The city was planned for a population of 150,000 but can accommodate double that figure with increases in the floor space ratio from one to two in the areas reserved for private development in all residential sectors. The river being the border on the east, and the industrial area to the north, the most logical future physical expansion of the city was envisaged towards the north-west. To retain the identity of the city as a new town and capital, the planners had provided for its growth away from the city of Ahmedabad, which is to the south. Hence as a rational extension of the grid to the north-west the original planners had envisaged 30 additional residential sectors that could accommodate a population of 450,000.



Thus the growth potential of the city by density and area in its proposed expansion to the north-west was for a population of 750,000. But the consultants appointed by GUDA wanted expansion towards the south so that the land between the two cities would have an inflated market value that could be exploited by private developers, and in the process everyone would get a share of the pie!



The consultants to Gandhinagar Urban Development Authority (GUDA) neither reviewed the original city plan in the context of the concept of a new capital with the regional economic/industrial development or growth matrix of a new town, nor did they consult the planners of the original master plan, thus eliminating the opportunity of informed and constructive debate.

The consultants’ proposals, driven by the profit motive, prompt serious doubts about their honesty, integrity, and professional competence. Would they have dared to make such proposals if Gandhinagar had been designed by Louis Kahn or Corbusier?

Their proposed southward expansion will simply merge it with Ahmedabad and it will finally become its suburb – thus destroying its separate identity. If the city is to be expanded and extended, it can be done as originally envisaged. This would be rational and in keeping with the original concept. The urban design and the central vista would be retained and able to absorb new design ideas without destroying the basic concept.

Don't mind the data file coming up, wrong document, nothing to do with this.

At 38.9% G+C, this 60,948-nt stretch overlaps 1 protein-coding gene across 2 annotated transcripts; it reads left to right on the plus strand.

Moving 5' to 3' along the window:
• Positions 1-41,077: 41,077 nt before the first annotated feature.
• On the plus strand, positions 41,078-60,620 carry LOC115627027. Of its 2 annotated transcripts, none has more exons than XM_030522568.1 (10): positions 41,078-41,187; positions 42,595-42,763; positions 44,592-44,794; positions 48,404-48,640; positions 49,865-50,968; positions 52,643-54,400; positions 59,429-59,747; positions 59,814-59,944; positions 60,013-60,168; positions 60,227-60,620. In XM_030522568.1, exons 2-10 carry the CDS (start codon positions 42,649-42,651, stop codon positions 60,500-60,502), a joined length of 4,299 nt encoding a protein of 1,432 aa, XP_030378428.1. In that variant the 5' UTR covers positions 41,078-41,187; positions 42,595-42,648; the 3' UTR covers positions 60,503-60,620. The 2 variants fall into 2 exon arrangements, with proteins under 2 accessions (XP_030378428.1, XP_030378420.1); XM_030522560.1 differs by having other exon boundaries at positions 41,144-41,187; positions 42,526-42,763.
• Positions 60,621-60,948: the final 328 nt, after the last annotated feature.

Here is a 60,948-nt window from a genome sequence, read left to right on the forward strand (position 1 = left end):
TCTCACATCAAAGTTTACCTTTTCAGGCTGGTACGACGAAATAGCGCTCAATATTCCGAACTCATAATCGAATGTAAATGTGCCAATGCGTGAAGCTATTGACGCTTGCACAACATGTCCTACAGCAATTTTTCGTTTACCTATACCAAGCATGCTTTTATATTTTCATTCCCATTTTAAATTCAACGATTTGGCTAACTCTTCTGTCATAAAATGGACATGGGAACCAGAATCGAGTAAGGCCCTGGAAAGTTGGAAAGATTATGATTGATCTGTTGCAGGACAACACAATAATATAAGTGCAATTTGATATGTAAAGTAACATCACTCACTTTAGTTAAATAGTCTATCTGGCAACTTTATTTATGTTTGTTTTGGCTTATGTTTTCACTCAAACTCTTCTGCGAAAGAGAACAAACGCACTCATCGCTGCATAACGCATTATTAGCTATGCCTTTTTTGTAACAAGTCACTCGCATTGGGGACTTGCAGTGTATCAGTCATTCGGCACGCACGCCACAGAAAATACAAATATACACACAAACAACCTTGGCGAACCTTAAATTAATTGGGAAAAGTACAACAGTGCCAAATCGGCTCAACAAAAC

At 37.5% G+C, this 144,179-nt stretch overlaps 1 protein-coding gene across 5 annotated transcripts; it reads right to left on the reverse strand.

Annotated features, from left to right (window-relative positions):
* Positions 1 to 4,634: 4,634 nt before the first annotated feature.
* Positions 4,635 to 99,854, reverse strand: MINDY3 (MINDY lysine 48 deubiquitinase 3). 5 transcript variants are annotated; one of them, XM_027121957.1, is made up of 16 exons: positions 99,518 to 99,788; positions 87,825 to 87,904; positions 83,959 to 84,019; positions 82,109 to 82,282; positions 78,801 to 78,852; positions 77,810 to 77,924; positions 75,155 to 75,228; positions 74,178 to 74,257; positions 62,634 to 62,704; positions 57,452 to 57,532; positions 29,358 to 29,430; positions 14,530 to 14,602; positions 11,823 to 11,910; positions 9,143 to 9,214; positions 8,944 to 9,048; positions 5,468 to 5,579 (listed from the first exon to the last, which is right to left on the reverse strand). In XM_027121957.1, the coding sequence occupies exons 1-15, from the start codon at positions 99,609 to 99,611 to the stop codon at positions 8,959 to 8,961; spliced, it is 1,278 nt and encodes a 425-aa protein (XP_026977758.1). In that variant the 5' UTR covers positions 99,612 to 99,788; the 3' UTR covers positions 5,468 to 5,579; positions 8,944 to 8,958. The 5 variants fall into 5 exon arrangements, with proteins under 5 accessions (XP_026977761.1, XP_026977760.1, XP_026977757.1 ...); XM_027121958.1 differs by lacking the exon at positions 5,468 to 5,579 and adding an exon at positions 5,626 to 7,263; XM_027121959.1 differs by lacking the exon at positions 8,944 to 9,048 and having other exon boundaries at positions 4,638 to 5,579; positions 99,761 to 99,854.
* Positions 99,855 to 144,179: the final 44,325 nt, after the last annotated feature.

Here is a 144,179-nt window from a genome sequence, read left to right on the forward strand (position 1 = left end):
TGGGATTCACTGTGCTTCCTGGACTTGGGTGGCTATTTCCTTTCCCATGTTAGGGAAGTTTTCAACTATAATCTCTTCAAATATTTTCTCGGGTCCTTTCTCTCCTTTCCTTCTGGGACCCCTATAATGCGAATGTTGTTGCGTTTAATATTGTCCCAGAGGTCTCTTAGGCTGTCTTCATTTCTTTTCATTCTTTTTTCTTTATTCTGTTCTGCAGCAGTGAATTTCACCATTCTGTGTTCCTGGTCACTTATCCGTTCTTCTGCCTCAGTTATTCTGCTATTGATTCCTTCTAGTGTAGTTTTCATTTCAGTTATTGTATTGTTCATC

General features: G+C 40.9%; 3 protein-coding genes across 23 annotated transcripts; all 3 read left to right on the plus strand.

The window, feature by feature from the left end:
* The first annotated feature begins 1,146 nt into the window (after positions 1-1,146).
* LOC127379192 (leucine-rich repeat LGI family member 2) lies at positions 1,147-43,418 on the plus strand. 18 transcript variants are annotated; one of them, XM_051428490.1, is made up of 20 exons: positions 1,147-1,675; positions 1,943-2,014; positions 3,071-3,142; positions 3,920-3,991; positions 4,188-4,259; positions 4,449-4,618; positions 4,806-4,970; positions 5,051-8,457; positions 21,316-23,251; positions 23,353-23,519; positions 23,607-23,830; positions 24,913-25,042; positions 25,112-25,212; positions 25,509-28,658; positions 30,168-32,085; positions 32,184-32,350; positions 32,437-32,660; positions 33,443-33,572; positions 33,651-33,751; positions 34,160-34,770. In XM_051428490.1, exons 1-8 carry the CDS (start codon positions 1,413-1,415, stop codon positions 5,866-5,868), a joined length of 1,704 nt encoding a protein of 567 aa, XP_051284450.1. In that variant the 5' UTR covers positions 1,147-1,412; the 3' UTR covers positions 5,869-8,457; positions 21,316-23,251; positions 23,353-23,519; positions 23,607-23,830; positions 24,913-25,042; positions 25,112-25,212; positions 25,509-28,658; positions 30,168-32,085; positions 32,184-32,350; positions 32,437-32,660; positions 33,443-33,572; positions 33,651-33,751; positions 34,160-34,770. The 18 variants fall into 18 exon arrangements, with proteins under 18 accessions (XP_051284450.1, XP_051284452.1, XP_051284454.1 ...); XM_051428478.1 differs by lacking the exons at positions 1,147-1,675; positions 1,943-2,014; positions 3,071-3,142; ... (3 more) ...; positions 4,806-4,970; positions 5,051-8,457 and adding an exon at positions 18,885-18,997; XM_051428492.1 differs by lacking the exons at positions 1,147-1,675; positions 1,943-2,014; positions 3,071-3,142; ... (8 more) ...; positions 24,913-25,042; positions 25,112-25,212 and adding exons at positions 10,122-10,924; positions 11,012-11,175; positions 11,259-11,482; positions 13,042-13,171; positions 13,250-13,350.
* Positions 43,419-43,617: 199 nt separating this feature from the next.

Extension to the south has completely destroyed the most important and monumental concept of the central vista (Road no.4) that focuses on the capitol complex and was naturally to be extended to the north-west, maintaining the axis and expanding the city physically in that direction. The location of Gandhi’s memorial on this axis, as part of the original plans, has been removed!

The consultants while extending the city to the south have designated a considerable belt of land on both sides of the Koba-Gandhinagar expressway (an area of 2.50sq. km.) for commercial use while more than 50 per cent of the designated commercial area in the city still remains unsold! Over 6,000 acres of green cover to the south-west of the city has been designated for residential use in an attempt to join it with the city of Ahmedabad. All this land, when developed, can accommodate a population of over 600,000. With the connivance of the consultants, vested interests bought up this land in advance of the proposals. It will be revealing to know who bought it! The consultants have thus sought to destroy the identity of the new capital city and make it a suburb of Ahmedabad.